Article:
California Dog Bite Laws
Written by AskTheLawyers.com™
Written by AskTheLawyers.com™
Dog bites are among the most common types of animal attack and can be deeply traumatic, both physically and mentally. Whenever you find yourself around an animal you are not familiar with, it is important to exercise caution. If you have suffered a dog bite, you may be eligible to seek compensation for your damages including medical bills, pain and suffering, and more.
Depending on your state, the laws regarding dog bites may vary. In most states, the dog’s owner is considered liable for any injuries the dog causes. Some states have a “one bite rule” under which the injured party must be able to prove that the dog’s owner did something wrong to allow the bite to happen. However, this rule does not often apply in California dog bite cases. To learn more about California dog bite laws, reach out to a California dog bite attorney.
California imposes strict liability for most dog bites cases.
Strict liability regarding dog bites differs from the one-bite rule in that it is not necessary to prove that the owner failed to take the necessary precautions to prevent the dog bite. Under strict liability law, even if the dog’s owner did everything in their power to prevent the dog bite, they are still considered liable if the bite occurred in public or any other place where the victim had a right to be; this is a broad category of dog bites and applies in most cases.
There are some exceptions to California’s strict liability regarding dog bites, in which cases the one bite rule may apply.
In cases where the dog bite occurred in places where the victim did not have a right to be, the one bite rule may be applied, usurping the strict liability approach to a dog bite lawsuit. For example, if the victim was a trespasser on the dog owner’s property when the bite occurred, or if the victim was partially responsible for the attack to some degree, the dog’s owner may be able to argue that they are not solely liable for the bite. Other exceptions to the rule may include cases in which the dog’s owner is not being sued, or if the dog was a law enforcement animal working in the line of duty.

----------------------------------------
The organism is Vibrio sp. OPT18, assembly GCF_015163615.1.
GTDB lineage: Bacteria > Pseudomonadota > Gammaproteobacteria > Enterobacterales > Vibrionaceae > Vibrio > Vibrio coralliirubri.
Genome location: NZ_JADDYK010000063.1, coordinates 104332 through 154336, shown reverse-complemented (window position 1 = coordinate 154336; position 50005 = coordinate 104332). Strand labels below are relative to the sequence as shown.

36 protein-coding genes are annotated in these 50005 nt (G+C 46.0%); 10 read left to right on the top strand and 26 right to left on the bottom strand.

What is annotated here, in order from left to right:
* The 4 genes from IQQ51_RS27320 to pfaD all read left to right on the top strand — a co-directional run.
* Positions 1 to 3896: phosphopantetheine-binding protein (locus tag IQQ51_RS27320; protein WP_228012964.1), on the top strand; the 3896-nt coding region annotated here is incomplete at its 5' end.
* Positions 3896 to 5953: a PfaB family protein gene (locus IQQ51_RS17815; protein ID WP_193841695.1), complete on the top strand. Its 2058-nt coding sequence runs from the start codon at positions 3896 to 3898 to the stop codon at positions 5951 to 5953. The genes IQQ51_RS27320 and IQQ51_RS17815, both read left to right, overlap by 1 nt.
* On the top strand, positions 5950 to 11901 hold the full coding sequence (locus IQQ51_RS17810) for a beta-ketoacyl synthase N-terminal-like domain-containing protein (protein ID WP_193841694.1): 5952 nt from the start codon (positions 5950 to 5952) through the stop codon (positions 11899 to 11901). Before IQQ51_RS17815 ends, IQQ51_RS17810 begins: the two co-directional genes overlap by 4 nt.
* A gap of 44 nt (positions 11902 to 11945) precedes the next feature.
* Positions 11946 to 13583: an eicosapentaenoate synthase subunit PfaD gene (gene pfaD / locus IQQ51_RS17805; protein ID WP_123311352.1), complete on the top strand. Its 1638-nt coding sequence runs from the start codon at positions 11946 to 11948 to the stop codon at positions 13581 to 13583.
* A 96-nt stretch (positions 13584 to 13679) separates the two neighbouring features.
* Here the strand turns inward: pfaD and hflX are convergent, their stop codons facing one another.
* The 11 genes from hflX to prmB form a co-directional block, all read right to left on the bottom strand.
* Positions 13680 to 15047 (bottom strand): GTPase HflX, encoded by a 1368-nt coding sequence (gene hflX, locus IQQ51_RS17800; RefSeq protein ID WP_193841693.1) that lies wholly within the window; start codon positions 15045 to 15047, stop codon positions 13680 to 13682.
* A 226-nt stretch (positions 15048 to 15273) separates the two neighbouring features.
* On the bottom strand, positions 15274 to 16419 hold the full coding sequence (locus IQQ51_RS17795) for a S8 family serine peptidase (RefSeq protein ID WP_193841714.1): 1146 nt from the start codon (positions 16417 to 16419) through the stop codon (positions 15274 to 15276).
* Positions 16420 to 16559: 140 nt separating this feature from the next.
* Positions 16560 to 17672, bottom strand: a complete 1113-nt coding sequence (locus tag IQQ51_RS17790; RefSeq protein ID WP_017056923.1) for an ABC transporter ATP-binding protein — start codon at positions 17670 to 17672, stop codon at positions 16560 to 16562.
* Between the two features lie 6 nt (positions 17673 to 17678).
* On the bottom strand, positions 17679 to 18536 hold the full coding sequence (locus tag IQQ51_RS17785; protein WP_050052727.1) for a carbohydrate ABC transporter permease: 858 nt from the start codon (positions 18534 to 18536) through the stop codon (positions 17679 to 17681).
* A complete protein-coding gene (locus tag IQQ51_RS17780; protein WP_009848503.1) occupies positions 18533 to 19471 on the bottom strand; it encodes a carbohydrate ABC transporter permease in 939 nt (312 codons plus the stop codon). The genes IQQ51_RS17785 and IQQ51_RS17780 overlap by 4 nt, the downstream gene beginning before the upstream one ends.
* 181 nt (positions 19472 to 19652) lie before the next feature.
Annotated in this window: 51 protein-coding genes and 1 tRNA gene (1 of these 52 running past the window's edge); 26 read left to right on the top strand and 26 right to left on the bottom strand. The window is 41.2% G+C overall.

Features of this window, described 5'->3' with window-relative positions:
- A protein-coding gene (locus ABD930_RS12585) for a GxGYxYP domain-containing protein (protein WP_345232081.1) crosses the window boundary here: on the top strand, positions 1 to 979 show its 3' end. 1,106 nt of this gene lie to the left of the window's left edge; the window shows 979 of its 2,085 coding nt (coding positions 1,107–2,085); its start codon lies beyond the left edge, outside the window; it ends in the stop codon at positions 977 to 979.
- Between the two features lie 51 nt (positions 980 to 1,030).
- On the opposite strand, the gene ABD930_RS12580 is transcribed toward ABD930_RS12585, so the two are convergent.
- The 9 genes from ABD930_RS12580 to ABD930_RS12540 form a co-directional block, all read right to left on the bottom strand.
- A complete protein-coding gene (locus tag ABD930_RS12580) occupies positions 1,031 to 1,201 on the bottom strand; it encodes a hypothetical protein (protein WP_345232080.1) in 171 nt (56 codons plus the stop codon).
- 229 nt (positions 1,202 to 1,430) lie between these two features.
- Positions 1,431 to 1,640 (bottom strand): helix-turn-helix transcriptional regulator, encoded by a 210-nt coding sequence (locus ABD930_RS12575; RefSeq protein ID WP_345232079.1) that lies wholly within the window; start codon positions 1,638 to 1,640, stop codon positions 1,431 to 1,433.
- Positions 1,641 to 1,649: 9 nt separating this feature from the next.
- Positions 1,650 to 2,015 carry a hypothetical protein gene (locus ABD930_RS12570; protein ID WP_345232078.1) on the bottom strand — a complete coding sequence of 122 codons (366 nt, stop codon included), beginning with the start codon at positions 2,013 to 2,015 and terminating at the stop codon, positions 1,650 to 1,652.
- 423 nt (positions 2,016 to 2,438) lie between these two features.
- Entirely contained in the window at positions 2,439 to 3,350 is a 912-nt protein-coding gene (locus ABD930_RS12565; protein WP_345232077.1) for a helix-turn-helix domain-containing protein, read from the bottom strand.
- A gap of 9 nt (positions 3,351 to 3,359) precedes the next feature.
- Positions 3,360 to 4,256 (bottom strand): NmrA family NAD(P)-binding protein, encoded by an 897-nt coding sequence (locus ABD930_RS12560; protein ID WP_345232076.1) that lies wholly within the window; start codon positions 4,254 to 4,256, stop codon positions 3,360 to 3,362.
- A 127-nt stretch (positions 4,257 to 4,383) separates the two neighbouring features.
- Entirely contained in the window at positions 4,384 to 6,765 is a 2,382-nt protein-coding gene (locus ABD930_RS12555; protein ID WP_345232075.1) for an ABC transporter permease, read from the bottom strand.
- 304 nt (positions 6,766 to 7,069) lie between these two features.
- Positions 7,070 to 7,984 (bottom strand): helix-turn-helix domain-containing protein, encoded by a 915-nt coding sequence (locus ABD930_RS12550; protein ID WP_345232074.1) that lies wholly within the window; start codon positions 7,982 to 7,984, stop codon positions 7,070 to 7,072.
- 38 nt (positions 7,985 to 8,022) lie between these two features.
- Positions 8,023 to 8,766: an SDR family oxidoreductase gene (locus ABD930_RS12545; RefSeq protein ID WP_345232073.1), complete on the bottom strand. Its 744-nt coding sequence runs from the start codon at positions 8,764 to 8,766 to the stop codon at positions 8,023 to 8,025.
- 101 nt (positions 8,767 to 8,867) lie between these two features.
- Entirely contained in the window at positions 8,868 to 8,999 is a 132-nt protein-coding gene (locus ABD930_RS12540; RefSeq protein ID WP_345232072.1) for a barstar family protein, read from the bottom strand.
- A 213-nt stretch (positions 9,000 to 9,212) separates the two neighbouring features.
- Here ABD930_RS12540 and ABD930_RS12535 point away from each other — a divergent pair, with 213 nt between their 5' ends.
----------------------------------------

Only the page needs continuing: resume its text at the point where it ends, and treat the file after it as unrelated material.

If you have suffered a dog bite in California or elsewhere, it’s a good idea to take the following steps:
- Seek medical care right away. Immediately after any kind of animal attack, it is recommended to wash the wound with warm water and soap, use a towel to stop the bleeding, and wrap the wound before going to let a doctor examine it. In addition to making sure you receive the necessary medical treatment for the bite, this also ensures that an official record exists documenting the injury.
- Collect contact information. It’s important to record the contact information of the dog’s owner immediately after a bite. This information should include the person’s name, phone number, email address, and any other contact information which could help an attorney reach them later.
- Collect evidence. If evidence exists that could prove how the dog bite occurred, take measures to preserve it. For example, if there is a broken fence, leash, chain, or missing signage warning of an aggressive animal on the premises, take a picture or video and store it in a safe place where it cannot be lost or deleted. Additionally, if there were any witnesses to the attack, obtain their contact information and record a testimony with their permission.
- Contact animal control. If you have suffered a dog bite injury and suspect the dog is likely to bite again, it’s important to contact animal control and let them know about the incident. It may be necessary for animal control to intervene and prevent further attacks.
- Contact a dog bite attorney. Medical care after a dog bite can be expensive, not to mention the psychological injuries that may occur due to the trauma of an animal attack. Reach out to a dog bite attorney in your state to discuss your situation and discover your eligibility for filing a claim. Most of these attorneys offer free consultations and will be able to give you a better idea of how to move forward after a dog bite.